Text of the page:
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Nearly all India’s Muslim women reject ‘triple talaq’ and polygamy (I)

Muslim women in India © Reuters/P.Rossignol

Muslim women in India © Reuters/P.Rossignol

More than 90 percent of Muslim women surveyed in India want the “triple talaq” divorce ritual and polygamy banned from family civil law in the country, a study by a women’s rights organization, the Bharatiya Muslim Mahila Andolan (BMMA), showed.

Ashutosh Pandey from DW interviewed Zakia Soman, who is a founder member of BMMA (part II) and Karuna Nundy (part I). Karuna Nundy is an advocate at the Supreme Court of India, she specialises in human rights litigation and commercial dispute resolution. She also advises civil society movements, United Nations agencies and governments of various countries to help their legal systems conform to international and constitutional legal standards. Nundy drafted contributions to the new “anti-rape” laws in India.

DW: What does the law in India say about triple talaq?

So the law on triple talaq is like governed by an Act of 1937 and also various Supreme Court judgments which basically say that the courts are the final arbiters of this stuff. It has to be reasonable and it has to be after a number of efforts at reconciliation. So I think, all this talaq on Twitter and all would completely fail the reasonableness test and it would not be after efforts of reconciliation, so it would not be really permissible.

The trouble is if a person goes and gets a talaq in any case, and if the community recognizes it then the onus is on the woman to go and challenge in court. The law has two aspects. One is the aspect that is in court, and whatever the court decides and all. The other aspect is what is on the ground. Very often the two are the same but there are times when the two are quite different.

For example if there is fatwa that the father in law will rape his daughter in law. Now this is completely unreasonable. And if those people are bullies and they want to enforce it then the onus is on the victims to go to court. Ultimately, one must come to the position that divorce can be brought by either party to satisfy that reasonableness because that would be the only position that would be consistent and/or mutual consent is required under specified grounds.

DW: What measures should be taken to limit the abuse of this practice?

© Reuters

Muslim women in India © Reuters

In terms of reforms, I think there are two things that need to have happen. First, women Muslim leaders like Zakia Somani and eminent Muslim jurists, theologians need to be brought to the table to reform the interpretation that is consistent with the Quran as well as the constitution and CEDAW, the Convention on the Elimination of all Forms of Discrimination against Women. We keep giving too much attention to people like Kamal Farooki, the Shahi Imaam in Delhi, the Deobandis and all. Bringing other leaders to the table who are in fact consistent with our polity that surely should be the priority.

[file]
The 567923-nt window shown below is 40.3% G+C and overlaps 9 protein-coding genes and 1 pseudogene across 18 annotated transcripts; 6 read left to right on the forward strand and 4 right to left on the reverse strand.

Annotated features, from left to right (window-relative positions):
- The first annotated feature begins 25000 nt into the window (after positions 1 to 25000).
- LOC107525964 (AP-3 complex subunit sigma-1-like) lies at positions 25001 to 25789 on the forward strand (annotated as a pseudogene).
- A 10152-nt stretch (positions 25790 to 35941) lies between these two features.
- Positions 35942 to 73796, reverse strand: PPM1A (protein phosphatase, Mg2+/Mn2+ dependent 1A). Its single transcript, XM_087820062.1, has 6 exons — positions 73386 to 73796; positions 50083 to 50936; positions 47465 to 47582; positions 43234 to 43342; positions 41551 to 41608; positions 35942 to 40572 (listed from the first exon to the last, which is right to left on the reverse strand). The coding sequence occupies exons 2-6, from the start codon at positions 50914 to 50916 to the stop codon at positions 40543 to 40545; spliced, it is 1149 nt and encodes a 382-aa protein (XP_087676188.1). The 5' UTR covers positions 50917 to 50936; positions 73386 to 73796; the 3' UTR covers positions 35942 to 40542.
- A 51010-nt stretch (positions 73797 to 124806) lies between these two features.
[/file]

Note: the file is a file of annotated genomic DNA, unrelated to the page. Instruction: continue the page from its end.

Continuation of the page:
And there are also ways in which triple talaq, while being consistent with Quran, can be made procedurally consistent with the requirements of the constitution under article 14, article 19 and article 21, which is the golden triangle of rights,  where they say that its not reasonable unless she gives her consent, or where she has deserted, and so on.

DW: Many Islamic organizations in India such as the All India Muslim personal law board say they are discouraging this practice but are not keen to outlaw it. Is it enough to solve the problem?

They are just saying that we do not like talaq on Twitter and through text messages. And we will work with our community to discourage it. But we are not going to touch the other stuff. But you know the thing is it is all very well for them to say. But we can not have this hands-off approach that the people that generally seem available, and are self appointed arbiters, of what happens to others in the community. After all, the others in the community are also citizens of India and they also have a right to constitutional rights. Many of them are also interested in abiding by the Islamic law. Let them lead it with support from others like the Bhartiya Muslim Mahila Andolan (BMMA) and the courts.

DW: What in your opinion is the root cause of this resistance from most Muslim organizations to effectively deal with this practice?

Patriarchy, defensiveness. When there is a minority there is a way in which one wants to hang on to the safety of their own tradition, and one does not want so much change within and without. What also reinforces it is pseudo-secularism which, if look at the Shah Bano case that everyone cites and correctly so, is referring to the powerful patriarchal groups that you think that can get you votes rather than dealing with people’s issues in the way you would deal with any people’s issue. There are various stakeholders and like you do the people who are most affected are heard the best.

DW: Is Uniform Civil Code the solution?

This is something that is very attractive to many. But the trouble is and I think the apprehensions of the various minority communities are not misplaced. In the present political environment if there were to be a Uniform Civil Code the likelihood is that it would be governed by savarna patriarchal Hindu values, which is why there is resistance to it.

Interview: Ashutosh Pandey

Editor: Marjory Linardy

(Read part II here)



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04.09.2015 | 16:35